• SB 2224, which relates to requiring a public retirement system to adopt a written funding policy. Examine the process by which state agencies and public retirement systems collaborate on, plan, and implement the structure necessary to create sound and practical funding policies.

2. Monitor the Teacher Retirement System’s (TRS) actions in implementing high deductible regional plans for certain school districts interested in providing alternatives to the current TRS Active Care options.

3. Study pension plan and personal retirement savings options for small businesses in order to be competitive with state and larger employers.

4. Review and evaluate the actuarial soundness of the Employees Retirement System and TRS pension funds. Examine the cost of and potential strategies for achieving and maintaining the actuarial soundness of the funds. Examine the effect the unfunded liabilities could have on the state’s credit. Examine the state’s investment policies and practices, including investment objectives, targets, disclosure policies, and transparency. (Joint charge with the House Committee on Appropriations)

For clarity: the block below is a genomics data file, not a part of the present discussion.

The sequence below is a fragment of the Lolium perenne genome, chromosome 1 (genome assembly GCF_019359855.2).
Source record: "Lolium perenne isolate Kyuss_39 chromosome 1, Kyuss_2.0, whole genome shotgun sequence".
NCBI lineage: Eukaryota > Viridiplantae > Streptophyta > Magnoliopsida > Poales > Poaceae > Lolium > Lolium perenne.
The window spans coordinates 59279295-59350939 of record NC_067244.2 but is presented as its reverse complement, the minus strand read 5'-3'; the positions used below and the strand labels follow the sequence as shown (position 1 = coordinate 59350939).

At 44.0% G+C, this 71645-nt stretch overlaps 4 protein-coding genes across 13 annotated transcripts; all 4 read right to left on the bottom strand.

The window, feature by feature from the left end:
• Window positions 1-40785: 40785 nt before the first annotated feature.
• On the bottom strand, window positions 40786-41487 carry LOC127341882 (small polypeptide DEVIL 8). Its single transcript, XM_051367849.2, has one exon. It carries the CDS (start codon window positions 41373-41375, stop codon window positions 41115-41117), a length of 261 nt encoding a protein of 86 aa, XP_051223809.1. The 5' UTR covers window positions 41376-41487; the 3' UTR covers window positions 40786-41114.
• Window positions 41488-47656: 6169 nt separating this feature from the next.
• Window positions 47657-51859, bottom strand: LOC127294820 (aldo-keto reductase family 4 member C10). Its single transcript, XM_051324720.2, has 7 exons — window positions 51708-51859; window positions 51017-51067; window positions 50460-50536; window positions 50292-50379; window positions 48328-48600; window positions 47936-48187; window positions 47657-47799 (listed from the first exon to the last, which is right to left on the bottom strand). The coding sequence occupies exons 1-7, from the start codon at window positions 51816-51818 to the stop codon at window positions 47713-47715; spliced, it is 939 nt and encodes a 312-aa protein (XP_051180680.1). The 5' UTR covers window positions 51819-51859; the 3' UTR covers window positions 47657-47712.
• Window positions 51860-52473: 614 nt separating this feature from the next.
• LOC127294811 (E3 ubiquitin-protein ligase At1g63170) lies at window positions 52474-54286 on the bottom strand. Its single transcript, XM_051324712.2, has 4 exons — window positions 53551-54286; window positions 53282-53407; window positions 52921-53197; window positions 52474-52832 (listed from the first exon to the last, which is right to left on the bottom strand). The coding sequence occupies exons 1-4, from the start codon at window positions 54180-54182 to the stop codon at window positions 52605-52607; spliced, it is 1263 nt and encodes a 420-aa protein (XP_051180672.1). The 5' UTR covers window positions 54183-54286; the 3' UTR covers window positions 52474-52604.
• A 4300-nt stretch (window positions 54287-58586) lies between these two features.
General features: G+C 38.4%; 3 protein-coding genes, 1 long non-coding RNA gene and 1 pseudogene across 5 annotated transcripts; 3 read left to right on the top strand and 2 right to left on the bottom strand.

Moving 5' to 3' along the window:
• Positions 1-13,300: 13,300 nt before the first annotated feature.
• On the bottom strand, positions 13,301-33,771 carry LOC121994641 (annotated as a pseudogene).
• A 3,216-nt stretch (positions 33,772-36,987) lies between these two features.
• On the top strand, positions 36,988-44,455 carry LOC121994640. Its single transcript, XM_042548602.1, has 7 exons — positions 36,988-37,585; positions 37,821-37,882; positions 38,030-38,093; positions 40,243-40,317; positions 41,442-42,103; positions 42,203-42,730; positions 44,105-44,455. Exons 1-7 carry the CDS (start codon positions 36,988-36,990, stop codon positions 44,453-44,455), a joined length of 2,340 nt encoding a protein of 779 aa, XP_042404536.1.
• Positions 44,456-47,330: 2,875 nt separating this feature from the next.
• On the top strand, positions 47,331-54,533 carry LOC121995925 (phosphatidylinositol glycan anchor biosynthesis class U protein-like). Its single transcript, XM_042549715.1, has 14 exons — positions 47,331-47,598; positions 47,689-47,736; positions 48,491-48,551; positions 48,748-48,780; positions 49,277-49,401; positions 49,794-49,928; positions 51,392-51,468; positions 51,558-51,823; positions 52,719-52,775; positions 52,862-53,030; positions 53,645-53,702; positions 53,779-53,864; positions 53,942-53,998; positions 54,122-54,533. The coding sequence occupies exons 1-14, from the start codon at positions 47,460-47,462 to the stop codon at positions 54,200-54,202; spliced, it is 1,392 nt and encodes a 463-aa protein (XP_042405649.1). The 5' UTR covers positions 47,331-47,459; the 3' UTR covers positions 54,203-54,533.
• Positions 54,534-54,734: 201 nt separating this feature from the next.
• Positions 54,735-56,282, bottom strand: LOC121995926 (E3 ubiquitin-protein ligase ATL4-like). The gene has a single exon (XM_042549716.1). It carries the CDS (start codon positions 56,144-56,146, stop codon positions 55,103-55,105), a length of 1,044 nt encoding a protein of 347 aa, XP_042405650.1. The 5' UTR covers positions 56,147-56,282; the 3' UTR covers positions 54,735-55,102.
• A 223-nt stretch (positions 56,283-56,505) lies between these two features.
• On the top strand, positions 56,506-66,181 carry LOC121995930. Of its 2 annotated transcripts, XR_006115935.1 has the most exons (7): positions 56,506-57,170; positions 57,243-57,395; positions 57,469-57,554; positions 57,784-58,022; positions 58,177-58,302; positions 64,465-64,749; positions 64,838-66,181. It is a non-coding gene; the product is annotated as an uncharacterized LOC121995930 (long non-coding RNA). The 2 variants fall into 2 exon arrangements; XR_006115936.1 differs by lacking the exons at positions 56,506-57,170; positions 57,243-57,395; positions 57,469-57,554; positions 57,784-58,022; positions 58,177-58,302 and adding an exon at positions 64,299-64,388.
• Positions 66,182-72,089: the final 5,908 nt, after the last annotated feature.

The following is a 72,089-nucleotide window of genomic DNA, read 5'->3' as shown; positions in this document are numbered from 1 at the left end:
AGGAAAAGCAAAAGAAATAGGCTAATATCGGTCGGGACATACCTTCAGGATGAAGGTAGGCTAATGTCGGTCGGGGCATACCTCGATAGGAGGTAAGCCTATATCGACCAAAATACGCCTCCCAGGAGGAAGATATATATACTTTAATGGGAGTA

5. Monitor the State Auditor’s review of agencies and programs under the Committee’s jurisdiction. The Chair shall seek input and periodic briefings on completed audits for the 2019 and 2020 fiscal years and bring forth pertinent issues for full committee consideration.

State Affairs Committee

1. Monitor the agencies and programs under the Committee’s jurisdiction and oversee the implementation of relevant legislation passed by the 86th Legislature. Conduct active oversight of all associated rulemaking and other governmental actions taken to ensure intended legislative outcome of all legislation, including the following: